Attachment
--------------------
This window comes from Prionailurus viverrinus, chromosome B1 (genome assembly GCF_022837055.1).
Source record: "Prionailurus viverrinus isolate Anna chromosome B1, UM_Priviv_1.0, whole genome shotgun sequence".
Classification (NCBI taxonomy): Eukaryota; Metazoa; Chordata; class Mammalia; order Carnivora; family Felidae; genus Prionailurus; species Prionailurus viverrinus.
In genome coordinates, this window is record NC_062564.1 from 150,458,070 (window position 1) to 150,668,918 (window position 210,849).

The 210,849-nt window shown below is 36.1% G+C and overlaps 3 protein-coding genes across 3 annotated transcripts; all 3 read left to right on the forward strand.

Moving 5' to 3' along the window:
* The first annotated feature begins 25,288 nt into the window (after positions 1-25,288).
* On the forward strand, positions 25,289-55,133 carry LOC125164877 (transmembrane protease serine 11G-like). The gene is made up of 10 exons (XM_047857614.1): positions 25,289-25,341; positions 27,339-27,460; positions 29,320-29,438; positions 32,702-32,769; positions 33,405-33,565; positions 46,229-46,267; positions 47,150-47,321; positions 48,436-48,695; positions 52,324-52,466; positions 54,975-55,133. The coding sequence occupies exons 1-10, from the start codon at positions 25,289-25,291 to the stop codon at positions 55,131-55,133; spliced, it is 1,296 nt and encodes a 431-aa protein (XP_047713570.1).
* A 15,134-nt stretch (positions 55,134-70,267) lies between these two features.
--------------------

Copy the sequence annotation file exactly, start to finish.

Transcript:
This window comes from Prionailurus viverrinus, chromosome B1 (genome assembly GCF_022837055.1).
Source record: "Prionailurus viverrinus isolate Anna chromosome B1, UM_Priviv_1.0, whole genome shotgun sequence".
Classification (NCBI taxonomy): Eukaryota; Metazoa; Chordata; class Mammalia; order Carnivora; family Felidae; genus Prionailurus; species Prionailurus viverrinus.
In genome coordinates, this window is record NC_062564.1 from 150,458,070 (window position 1) to 150,668,918 (window position 210,849).

The 210,849-nt window shown below is 36.1% G+C and overlaps 3 protein-coding genes across 3 annotated transcripts; all 3 read left to right on the forward strand.

Moving 5' to 3' along the window:
* The first annotated feature begins 25,288 nt into the window (after positions 1-25,288).
* On the forward strand, positions 25,289-55,133 carry LOC125164877 (transmembrane protease serine 11G-like). The gene is made up of 10 exons (XM_047857614.1): positions 25,289-25,341; positions 27,339-27,460; positions 29,320-29,438; positions 32,702-32,769; positions 33,405-33,565; positions 46,229-46,267; positions 47,150-47,321; positions 48,436-48,695; positions 52,324-52,466; positions 54,975-55,133. The coding sequence occupies exons 1-10, from the start codon at positions 25,289-25,291 to the stop codon at positions 55,131-55,133; spliced, it is 1,296 nt and encodes a 431-aa protein (XP_047713570.1).
* A 15,134-nt stretch (positions 55,134-70,267) lies between these two features.